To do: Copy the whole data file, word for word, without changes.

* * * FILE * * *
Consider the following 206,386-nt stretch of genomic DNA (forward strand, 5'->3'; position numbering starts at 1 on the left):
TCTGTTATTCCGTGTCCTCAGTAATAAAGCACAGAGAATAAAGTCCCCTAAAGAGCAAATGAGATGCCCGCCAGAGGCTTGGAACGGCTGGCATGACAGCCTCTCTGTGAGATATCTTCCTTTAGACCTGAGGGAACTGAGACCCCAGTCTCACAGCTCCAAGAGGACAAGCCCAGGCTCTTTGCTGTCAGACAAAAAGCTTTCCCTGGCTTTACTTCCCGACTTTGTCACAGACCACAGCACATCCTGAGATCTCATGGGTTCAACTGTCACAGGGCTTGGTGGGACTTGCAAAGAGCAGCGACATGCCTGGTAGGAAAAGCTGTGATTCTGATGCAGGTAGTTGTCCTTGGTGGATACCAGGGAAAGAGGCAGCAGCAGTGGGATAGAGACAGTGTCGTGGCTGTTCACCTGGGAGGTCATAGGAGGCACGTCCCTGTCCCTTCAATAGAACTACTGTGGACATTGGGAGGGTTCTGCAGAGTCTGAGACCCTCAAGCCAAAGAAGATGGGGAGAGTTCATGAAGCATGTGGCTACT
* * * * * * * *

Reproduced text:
Consider the following 206,386-nt stretch of genomic DNA (forward strand, 5'->3'; position numbering starts at 1 on the left):
TCTGTTATTCCGTGTCCTCAGTAATAAAGCACAGAGAATAAAGTCCCCTAAAGAGCAAATGAGATGCCCGCCAGAGGCTTGGAACGGCTGGCATGACAGCCTCTCTGTGAGATATCTTCCTTTAGACCTGAGGGAACTGAGACCCCAGTCTCACAGCTCCAAGAGGACAAGCCCAGGCTCTTTGCTGTCAGACAAAAAGCTTTCCCTGGCTTTACTTCCCGACTTTGTCACAGACCACAGCACATCCTGAGATCTCATGGGTTCAACTGTCACAGGGCTTGGTGGGACTTGCAAAGAGCAGCGACATGCCTGGTAGGAAAAGCTGTGATTCTGATGCAGGTAGTTGTCCTTGGTGGATACCAGGGAAAGAGGCAGCAGCAGTGGGATAGAGACAGTGTCGTGGCTGTTCACCTGGGAGGTCATAGGAGGCACGTCCCTGTCCCTTCAATAGAACTACTGTGGACATTGGGAGGGTTCTGCAGAGTCTGAGACCCTCAAGCCAAAGAAGATGGGGAGAGTTCATGAAGCATGTGGCTACT